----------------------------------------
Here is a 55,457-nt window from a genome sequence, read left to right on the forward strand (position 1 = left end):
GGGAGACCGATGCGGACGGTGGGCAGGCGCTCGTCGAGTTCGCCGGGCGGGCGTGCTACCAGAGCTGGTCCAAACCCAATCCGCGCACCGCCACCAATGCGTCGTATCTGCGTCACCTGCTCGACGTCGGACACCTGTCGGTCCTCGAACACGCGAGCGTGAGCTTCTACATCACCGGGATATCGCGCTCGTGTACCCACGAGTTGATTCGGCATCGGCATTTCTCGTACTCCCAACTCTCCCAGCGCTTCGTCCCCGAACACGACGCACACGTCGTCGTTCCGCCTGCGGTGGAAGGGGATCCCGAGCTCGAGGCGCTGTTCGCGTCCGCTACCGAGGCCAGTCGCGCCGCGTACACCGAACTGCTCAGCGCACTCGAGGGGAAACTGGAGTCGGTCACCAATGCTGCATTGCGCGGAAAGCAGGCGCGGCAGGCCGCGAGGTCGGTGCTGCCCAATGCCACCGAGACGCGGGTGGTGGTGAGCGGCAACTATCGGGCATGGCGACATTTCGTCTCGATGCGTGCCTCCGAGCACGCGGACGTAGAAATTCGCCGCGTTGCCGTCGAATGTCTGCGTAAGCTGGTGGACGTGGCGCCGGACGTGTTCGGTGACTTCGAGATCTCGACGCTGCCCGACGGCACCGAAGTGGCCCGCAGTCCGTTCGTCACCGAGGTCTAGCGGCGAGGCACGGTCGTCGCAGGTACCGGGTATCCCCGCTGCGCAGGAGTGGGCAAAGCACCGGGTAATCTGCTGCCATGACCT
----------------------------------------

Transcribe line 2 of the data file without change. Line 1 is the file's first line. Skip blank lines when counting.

GGGAGACCGATGCGGACGGTGGGCAGGCGCTCGTCGAGTTCGCCGGGCGGGCGTGCTACCAGAGCTGGTCCAAACCCAATCCGCGCACCGCCACCAATGCGTCGTATCTGCGTCACCTGCTCGACGTCGGACACCTGTCGGTCCTCGAACACGCGAGCGTGAGCTTCTACATCACCGGGATATCGCGCTCGTGTACCCACGAGTTGATTCGGCATCGGCATTTCTCGTACTCCCAACTCTCCCAGCGCTTCGTCCCCGAACACGACGCACACGTCGTCGTTCCGCCTGCGGTGGAAGGGGATCCCGAGCTCGAGGCGCTGTTCGCGTCCGCTACCGAGGCCAGTCGCGCCGCGTACACCGAACTGCTCAGCGCACTCGAGGGGAAACTGGAGTCGGTCACCAATGCTGCATTGCGCGGAAAGCAGGCGCGGCAGGCCGCGAGGTCGGTGCTGCCCAATGCCACCGAGACGCGGGTGGTGGTGAGCGGCAACTATCGGGCATGGCGACATTTCGTCTCGATGCGTGCCTCCGAGCACGCGGACGTAGAAATTCGCCGCGTTGCCGTCGAATGTCTGCGTAAGCTGGTGGACGTGGCGCCGGACGTGTTCGGTGACTTCGAGATCTCGACGCTGCCCGACGGCACCGAAGTGGCCCGCAGTCCGTTCGTCACCGAGGTCTAGCGGCGAGGCACGGTCGTCGCAGGTACCGGGTATCCCCGCTGCGCAGGAGTGGGCAAAGCACCGGGTAATCTGCTGCCATGACCT